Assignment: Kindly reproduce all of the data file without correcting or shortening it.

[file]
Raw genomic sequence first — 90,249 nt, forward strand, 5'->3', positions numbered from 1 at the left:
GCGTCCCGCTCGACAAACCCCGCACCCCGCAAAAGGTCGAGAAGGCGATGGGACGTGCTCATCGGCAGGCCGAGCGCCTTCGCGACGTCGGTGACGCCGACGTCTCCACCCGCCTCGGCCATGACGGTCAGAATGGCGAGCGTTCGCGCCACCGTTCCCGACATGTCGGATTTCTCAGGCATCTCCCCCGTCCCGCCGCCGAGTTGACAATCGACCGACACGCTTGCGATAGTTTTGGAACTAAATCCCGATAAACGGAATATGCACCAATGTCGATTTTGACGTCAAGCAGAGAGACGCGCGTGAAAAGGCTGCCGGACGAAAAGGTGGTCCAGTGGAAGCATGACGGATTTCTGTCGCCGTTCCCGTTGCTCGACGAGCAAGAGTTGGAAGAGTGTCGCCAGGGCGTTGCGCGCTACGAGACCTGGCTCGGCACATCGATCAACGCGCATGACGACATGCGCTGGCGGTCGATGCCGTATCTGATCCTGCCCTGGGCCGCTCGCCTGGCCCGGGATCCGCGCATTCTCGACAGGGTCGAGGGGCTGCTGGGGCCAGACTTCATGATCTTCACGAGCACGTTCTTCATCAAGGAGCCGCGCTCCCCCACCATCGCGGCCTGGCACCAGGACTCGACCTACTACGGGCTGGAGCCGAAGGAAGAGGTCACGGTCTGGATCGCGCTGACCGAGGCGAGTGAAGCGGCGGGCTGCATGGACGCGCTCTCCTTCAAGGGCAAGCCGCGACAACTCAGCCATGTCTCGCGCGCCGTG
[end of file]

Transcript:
Raw genomic sequence first — 90,249 nt, forward strand, 5'->3', positions numbered from 1 at the left:
GCGTCCCGCTCGACAAACCCCGCACCCCGCAAAAGGTCGAGAAGGCGATGGGACGTGCTCATCGGCAGGCCGAGCGCCTTCGCGACGTCGGTGACGCCGACGTCTCCACCCGCCTCGGCCATGACGGTCAGAATGGCGAGCGTTCGCGCCACCGTTCCCGACATGTCGGATTTCTCAGGCATCTCCCCCGTCCCGCCGCCGAGTTGACAATCGACCGACACGCTTGCGATAGTTTTGGAACTAAATCCCGATAAACGGAATATGCACCAATGTCGATTTTGACGTCAAGCAGAGAGACGCGCGTGAAAAGGCTGCCGGACGAAAAGGTGGTCCAGTGGAAGCATGACGGATTTCTGTCGCCGTTCCCGTTGCTCGACGAGCAAGAGTTGGAAGAGTGTCGCCAGGGCGTTGCGCGCTACGAGACCTGGCTCGGCACATCGATCAACGCGCATGACGACATGCGCTGGCGGTCGATGCCGTATCTGATCCTGCCCTGGGCCGCTCGCCTGGCCCGGGATCCGCGCATTCTCGACAGGGTCGAGGGGCTGCTGGGGCCAGACTTCATGATCTTCACGAGCACGTTCTTCATCAAGGAGCCGCGCTCCCCCACCATCGCGGCCTGGCACCAGGACTCGACCTACTACGGGCTGGAGCCGAAGGAAGAGGTCACGGTCTGGATCGCGCTGACCGAGGCGAGTGAAGCGGCGGGCTGCATGGACGCGCTCTCCTTCAAGGGCAAGCCGCGACAACTCAGCCATGTCTCGCGCGCCGTG